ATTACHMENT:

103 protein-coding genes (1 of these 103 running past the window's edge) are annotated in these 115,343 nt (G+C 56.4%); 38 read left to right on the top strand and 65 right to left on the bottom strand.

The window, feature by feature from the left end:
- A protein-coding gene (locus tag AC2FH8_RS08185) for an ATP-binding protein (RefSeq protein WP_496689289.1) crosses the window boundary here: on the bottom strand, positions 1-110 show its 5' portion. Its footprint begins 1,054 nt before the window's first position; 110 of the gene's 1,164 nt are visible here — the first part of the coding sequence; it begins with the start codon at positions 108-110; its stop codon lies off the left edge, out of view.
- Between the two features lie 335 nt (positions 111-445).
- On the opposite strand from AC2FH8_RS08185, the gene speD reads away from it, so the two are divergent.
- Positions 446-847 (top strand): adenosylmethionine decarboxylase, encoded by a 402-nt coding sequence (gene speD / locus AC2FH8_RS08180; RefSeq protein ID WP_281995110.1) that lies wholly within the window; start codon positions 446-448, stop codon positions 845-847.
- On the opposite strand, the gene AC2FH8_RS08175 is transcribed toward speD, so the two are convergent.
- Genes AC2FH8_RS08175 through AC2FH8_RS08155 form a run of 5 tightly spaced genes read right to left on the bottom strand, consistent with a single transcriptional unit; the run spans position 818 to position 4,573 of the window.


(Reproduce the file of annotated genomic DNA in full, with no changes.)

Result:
103 protein-coding genes (1 of these 103 running past the window's edge) are annotated in these 115,343 nt (G+C 56.4%); 38 read left to right on the top strand and 65 right to left on the bottom strand.

The window, feature by feature from the left end:
- A protein-coding gene (locus tag AC2FH8_RS08185) for an ATP-binding protein (RefSeq protein WP_496689289.1) crosses the window boundary here: on the bottom strand, positions 1-110 show its 5' portion. Its footprint begins 1,054 nt before the window's first position; 110 of the gene's 1,164 nt are visible here — the first part of the coding sequence; it begins with the start codon at positions 108-110; its stop codon lies off the left edge, out of view.
- Between the two features lie 335 nt (positions 111-445).
- On the opposite strand from AC2FH8_RS08185, the gene speD reads away from it, so the two are divergent.
- Positions 446-847 (top strand): adenosylmethionine decarboxylase, encoded by a 402-nt coding sequence (gene speD / locus AC2FH8_RS08180; RefSeq protein ID WP_281995110.1) that lies wholly within the window; start codon positions 446-448, stop codon positions 845-847.
- On the opposite strand, the gene AC2FH8_RS08175 is transcribed toward speD, so the two are convergent.
- Genes AC2FH8_RS08175 through AC2FH8_RS08155 form a run of 5 tightly spaced genes read right to left on the bottom strand, consistent with a single transcriptional unit; the run spans position 818 to position 4,573 of the window.